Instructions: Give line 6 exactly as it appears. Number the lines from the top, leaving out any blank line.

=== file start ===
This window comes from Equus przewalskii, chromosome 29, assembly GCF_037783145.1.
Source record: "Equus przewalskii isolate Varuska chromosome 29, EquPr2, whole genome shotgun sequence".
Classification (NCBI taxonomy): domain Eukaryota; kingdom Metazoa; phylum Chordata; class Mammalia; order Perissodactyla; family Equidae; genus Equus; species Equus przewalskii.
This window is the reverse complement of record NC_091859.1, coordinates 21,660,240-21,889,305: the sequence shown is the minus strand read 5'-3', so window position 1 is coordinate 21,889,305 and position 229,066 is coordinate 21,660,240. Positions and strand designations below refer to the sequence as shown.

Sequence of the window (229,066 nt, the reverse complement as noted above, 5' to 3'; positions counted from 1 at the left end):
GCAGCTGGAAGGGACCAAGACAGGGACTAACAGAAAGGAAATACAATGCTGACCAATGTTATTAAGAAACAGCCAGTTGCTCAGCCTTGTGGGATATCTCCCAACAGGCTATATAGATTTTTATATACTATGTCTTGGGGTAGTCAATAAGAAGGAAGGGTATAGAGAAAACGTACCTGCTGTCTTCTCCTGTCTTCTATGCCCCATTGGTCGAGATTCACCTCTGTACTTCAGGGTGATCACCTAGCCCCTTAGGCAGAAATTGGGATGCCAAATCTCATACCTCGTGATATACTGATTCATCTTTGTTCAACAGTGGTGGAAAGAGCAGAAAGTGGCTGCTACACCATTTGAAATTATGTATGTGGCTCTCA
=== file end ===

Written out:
GCAGCTGGAAGGGACCAAGACAGGGACTAACAGAAAGGAAATACAATGCTGACCAATGTTATTAAGAAACAGCCAGTTGCTCAGCCTTGTGGGATATCTCCCAACAGGCTATATAGATTTTTATATACTATGTCTTGGGGTAGTCAATAAGAAGGAAGGGTATAGAGAAAACGTACCTGCTGTCTTCTCCTGTCTTCTATGCCCCATTGGTCGAGATTCACCTCTGTACTTCAGGGTGATCACCTAGCCCCTTAGGCAGAAATTGGGATGCCAAATCTCATACCTCGTGATATACTGATTCATCTTTGTTCAACAGTGGTGGAAAGAGCAGAAAGTGGCTGCTACACCATTTGAAATTATGTATGTGGCTCTCA